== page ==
Silently dropping QoS marked packets on the greater Internet

Saku Ytti saku at
Fri Sep 2 16:17:51 UTC 2011

On (2011-09-02 12:02 -0400), Valdis.Kletnieks at wrote:

> Except you can't actually *guarantee* that QoS works every packet, every time,
> during congestion even within the same network. Remember - QoS is just a
> marking to shoot the other guy first.  If a link ends up overcommitted with QoS
> traffic, you're still screwed.  And there's a second-order effect as well - if

I guess you're trying to say, if the protected traffic class is out-of-contract
you're still out of luck, that is true.
If you're trying to say that any link which which is overcomitted is lost cause
anyhow, QoS or not, this of course is not true, if link is not overcommitted
QoS makes no sense.

> your net is running sufficiently close to the capacity edge that QoS actually
> matters, there's probably other engineering deficiencies that are just waiting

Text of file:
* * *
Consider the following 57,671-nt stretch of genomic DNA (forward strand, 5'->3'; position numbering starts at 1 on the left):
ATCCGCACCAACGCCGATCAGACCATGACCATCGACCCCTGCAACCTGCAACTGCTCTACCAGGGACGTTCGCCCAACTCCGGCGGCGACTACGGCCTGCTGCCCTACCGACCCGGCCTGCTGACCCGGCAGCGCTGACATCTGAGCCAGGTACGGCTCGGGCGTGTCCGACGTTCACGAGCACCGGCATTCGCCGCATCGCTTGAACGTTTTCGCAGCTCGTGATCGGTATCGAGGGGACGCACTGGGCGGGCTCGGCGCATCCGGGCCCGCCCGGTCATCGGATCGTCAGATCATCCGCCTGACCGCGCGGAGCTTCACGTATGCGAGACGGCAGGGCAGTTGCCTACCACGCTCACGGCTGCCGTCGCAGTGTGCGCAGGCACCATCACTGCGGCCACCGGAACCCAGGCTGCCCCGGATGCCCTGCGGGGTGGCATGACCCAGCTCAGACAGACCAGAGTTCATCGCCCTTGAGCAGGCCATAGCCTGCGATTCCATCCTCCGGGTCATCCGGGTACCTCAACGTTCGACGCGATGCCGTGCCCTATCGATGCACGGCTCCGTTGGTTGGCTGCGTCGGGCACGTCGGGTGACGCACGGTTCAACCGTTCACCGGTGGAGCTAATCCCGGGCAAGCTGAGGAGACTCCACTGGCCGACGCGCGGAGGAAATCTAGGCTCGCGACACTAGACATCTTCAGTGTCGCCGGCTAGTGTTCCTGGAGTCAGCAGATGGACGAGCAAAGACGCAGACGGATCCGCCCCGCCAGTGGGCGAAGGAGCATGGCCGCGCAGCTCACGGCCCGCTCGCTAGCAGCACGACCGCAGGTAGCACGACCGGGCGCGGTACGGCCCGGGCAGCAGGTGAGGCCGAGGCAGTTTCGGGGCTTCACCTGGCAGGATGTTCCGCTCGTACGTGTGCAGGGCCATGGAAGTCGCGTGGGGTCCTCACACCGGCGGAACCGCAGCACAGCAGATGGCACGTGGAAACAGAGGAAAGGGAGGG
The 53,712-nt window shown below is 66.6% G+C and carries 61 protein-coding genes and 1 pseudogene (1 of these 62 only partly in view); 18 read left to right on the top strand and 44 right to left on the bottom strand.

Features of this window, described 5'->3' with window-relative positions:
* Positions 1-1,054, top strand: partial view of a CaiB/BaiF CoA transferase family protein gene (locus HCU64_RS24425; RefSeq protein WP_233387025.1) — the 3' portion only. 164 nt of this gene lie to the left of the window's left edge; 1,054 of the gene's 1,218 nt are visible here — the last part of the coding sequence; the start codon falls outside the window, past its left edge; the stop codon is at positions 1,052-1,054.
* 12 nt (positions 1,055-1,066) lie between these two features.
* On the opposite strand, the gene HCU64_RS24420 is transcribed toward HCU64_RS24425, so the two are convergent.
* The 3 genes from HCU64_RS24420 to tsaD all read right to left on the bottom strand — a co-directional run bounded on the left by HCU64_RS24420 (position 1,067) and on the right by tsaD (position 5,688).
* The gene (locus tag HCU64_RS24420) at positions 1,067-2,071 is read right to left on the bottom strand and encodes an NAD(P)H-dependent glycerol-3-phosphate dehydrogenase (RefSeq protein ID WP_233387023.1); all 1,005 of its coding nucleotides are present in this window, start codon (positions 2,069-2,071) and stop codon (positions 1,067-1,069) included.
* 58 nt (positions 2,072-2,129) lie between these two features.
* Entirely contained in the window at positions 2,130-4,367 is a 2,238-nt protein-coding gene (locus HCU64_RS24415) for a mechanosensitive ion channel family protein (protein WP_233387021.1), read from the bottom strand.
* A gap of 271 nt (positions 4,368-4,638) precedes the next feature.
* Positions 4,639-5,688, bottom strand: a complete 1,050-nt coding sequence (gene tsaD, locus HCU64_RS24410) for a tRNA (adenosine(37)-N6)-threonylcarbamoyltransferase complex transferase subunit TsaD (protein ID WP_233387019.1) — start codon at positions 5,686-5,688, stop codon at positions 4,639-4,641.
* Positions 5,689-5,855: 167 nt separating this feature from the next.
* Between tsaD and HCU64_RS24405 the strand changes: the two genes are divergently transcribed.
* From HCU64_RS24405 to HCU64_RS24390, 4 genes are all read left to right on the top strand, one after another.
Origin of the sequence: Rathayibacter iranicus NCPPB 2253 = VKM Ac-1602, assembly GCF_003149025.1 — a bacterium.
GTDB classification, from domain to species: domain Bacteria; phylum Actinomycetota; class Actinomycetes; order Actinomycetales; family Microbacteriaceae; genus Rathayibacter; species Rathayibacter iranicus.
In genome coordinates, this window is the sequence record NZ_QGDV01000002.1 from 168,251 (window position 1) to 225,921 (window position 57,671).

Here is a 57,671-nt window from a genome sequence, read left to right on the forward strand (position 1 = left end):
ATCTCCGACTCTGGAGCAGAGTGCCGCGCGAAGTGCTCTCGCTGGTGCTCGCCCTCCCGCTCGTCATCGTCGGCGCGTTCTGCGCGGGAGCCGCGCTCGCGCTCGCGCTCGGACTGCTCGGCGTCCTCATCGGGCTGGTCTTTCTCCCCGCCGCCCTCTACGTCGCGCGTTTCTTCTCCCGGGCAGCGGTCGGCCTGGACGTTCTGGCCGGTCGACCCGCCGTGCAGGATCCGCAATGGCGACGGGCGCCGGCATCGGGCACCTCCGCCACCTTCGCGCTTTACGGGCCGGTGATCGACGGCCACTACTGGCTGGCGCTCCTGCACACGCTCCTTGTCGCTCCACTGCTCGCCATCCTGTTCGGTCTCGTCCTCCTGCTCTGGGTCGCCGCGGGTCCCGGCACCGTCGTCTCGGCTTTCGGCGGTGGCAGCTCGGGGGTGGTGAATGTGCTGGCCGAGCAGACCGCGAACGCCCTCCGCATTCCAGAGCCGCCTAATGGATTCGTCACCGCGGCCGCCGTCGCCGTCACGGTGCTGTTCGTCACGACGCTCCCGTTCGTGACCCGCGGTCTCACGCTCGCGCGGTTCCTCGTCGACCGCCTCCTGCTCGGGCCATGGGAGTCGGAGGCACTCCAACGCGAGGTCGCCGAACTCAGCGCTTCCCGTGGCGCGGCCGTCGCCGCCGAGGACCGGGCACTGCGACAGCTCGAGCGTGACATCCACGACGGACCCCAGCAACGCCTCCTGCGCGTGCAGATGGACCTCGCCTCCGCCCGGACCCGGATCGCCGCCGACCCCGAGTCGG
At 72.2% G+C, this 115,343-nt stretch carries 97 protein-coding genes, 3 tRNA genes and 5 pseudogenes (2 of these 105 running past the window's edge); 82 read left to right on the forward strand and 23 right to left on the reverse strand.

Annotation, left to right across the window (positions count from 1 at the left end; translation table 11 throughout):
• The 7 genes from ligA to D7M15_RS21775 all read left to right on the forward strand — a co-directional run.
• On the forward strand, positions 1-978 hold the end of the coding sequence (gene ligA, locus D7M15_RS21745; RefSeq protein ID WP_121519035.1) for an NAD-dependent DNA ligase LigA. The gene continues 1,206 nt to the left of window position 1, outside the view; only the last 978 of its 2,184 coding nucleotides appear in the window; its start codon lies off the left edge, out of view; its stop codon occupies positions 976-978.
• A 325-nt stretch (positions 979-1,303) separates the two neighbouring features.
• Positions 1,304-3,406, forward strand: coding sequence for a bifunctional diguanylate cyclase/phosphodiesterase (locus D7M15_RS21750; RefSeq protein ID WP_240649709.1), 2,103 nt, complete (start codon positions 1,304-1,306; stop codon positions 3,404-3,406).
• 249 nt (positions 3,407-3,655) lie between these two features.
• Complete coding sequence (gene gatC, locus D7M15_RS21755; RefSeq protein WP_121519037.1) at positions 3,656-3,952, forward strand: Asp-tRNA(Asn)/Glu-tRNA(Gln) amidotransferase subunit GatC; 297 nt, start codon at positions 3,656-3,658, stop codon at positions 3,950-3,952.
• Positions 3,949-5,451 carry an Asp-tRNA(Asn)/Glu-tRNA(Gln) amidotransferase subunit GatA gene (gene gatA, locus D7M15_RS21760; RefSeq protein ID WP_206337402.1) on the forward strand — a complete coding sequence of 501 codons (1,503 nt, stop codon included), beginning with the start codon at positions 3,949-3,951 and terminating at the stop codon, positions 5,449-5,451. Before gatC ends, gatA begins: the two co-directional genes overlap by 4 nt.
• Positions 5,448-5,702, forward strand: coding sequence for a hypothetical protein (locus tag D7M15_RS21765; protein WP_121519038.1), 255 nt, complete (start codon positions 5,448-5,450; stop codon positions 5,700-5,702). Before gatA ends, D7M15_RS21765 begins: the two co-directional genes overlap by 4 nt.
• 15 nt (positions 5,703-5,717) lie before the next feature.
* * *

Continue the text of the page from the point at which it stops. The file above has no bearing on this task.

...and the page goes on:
> to screw you up.

Lot of customers have low speed DSL connections and want to run VoIP over 
that, even if whole office is surfing lolcats.
This works, and it works perfectly when configured correctly, of course if VoIP
traffic would exceed capacity, you're still screwed, this is where planning
comes in, you will sell only X VoIP lines which will always fit, just lolcats
will load slower.
If this link gets uncontrollable priority traffic from Internet, all bets are
off, hence the options in the first post


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